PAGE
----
15 Feb The Queen’s Gambit
The first book I remember owning was Think Like a Grandmaster by Alexander Kotov, which my parents bought for my 16th birthday. At the time I was a keen chess player, thanks to the encouragement of my maths teacher Mr Goodall, who organized a group from his class to learn the game and play regularly against one another.
I went on to join the Wellington Chess Club, which met every Friday evening in town. The venue was little more than a room laid out with tables, chairs and chessboards. It was cosy and possessed its own unique atmosphere of silent contemplation, quiet murmurings and smoke. In those days it wasn’t unusual, during a game, for an opponent to take a drag from their pipe or cigarette and then blow the smoke onto the board, which had the (perhaps desired) effect of interrupting concentration. The smoke partially covered the squares and curled around the chess pieces before being absorbed into the general haze above.
Think Like a Grandmaster was a serious book about becoming a better player. I seem to recall it recommending you take the time to think over 20 steps ahead before making a move. I’m not sure if I ever did, but it encouraged me to be more ambitious in my analysis of chess positions. Under the book’s influence, I improved as a player, competing in chess tournaments and visiting chess clubs in other parts of the country.
These memories returned to me last week as I was watching “The Queen’s Gambit”, a fictional mini-series on Netflix, about a young girl in a 1950s orphanage who is introduced to the game of chess, at which she excels. The story follows her early life, including her battles with addiction and her own self-destructive behavior.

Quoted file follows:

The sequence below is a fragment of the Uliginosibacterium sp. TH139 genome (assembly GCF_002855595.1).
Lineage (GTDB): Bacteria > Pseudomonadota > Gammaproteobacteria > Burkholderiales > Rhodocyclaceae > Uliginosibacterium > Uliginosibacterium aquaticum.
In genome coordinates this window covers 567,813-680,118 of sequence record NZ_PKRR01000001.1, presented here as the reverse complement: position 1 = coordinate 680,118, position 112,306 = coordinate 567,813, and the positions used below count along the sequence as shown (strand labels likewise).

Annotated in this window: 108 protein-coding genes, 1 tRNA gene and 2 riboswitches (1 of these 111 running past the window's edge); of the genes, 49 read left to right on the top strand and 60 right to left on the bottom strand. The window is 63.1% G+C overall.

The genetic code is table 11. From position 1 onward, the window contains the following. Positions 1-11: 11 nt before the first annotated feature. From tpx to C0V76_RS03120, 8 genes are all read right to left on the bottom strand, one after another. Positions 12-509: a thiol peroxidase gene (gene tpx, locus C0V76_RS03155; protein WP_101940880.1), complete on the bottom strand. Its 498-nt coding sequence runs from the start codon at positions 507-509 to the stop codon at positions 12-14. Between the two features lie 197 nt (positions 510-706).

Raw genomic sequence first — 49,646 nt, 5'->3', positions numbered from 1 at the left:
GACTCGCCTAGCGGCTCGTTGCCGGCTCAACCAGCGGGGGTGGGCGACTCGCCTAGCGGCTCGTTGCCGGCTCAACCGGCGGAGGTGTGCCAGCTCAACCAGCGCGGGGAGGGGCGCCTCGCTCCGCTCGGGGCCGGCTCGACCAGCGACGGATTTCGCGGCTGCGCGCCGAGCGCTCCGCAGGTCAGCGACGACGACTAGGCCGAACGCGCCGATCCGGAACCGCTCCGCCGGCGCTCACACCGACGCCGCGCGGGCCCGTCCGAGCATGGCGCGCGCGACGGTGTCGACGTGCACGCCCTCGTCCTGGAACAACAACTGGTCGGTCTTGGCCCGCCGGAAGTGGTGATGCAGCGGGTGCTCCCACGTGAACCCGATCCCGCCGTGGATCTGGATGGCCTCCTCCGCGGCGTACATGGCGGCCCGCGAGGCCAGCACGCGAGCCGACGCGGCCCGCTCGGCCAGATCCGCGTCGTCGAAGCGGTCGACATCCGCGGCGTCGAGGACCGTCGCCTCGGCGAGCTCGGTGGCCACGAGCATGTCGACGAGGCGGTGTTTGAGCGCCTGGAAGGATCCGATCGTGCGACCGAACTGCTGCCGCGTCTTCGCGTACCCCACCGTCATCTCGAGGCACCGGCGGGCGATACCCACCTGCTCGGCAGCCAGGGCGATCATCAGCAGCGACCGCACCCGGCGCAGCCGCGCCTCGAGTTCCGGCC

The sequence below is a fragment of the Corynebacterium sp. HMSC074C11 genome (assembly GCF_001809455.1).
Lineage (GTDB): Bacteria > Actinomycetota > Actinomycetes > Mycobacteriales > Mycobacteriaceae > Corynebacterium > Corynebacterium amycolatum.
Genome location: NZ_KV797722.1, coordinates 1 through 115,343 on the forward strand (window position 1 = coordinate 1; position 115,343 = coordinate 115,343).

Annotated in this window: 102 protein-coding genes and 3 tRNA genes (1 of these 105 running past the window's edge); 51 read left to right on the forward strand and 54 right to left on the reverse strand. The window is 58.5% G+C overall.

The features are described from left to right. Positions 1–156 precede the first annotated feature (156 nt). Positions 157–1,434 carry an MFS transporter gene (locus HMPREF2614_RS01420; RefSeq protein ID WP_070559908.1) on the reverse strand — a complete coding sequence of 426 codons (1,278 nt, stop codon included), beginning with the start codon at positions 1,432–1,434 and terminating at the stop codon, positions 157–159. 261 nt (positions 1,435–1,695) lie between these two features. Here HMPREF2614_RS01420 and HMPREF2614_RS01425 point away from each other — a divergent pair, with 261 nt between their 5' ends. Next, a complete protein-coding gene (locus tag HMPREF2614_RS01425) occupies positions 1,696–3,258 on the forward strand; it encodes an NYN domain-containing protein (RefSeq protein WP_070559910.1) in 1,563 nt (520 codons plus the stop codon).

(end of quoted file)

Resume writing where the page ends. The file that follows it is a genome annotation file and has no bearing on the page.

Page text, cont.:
The Queen’s Gambit takes its name from a chess opening. As I watched the series, I remembered other openings I used to study and play: the Sicilian, Ruy Lopez, English, Caro-Kann, French. I also recalled the legendary players of the game, with their exotic names: Alekhine, Capablanca, Keres, Spassky, Fischer, Botvinnik, Morphy, Euwe. I once played former world champion Max Euwe in a simultaneous exhibition in 1974.
“The Queen’s Gambit” centers on the character of Beth Harmon, whose success depends on the encouragement of a host of supporting characters, such as the humble janitor, Mr Shaibel, who teaches Beth how to play, or Harry, who is hopelessly in love with Beth but unable to make her love him back. It is these characters who leave the strongest impression on me. While Beth is making headlines and flying off to Paris and Moscow to play chess, Harry goes to college and supports himself by working as a manager at the local supermarket.
The only unsympathetic people in the mini-series, apart from Beth’s stepfather, are Christians, in the form of two Christian ladies who represent an organization willing to pay Beth’s airfare to Moscow, only if she will speak out against the Marxist-Leninist regime there. The Christian ladies are caricatures, and Beth refuses their money. Although we admire Beth’s integrity, I wondered if the filmmakers were a little biased in favor of the Soviets, especially when you see how beautiful Moscow looked in the movie and how kind and charming all the Russians were.
My own chess career never went very far and I stopped playing chess after going to college. However, late in life my interest was rekindled at Seminary, of all places, where I met another chess enthusiast who was an ordinand. He was very good indeed, and played in tournaments in Europe during his holidays. He always beat me, but sometimes he would offer to play “blindfold” – i.e. with his back to the board, which gave me the chance to draw with him from time to time.
What would my friend have made of “The Queen’s Gambit”? I am sure he would have said, “It’s all a fantasy.” But in one sense the mini-series had it right: it showed how the understanding, support and sympathy of others can help a person overcome their demons, both personal and professional. The real Christians – not the fictional ones in the movie – are people like that.
With every blessing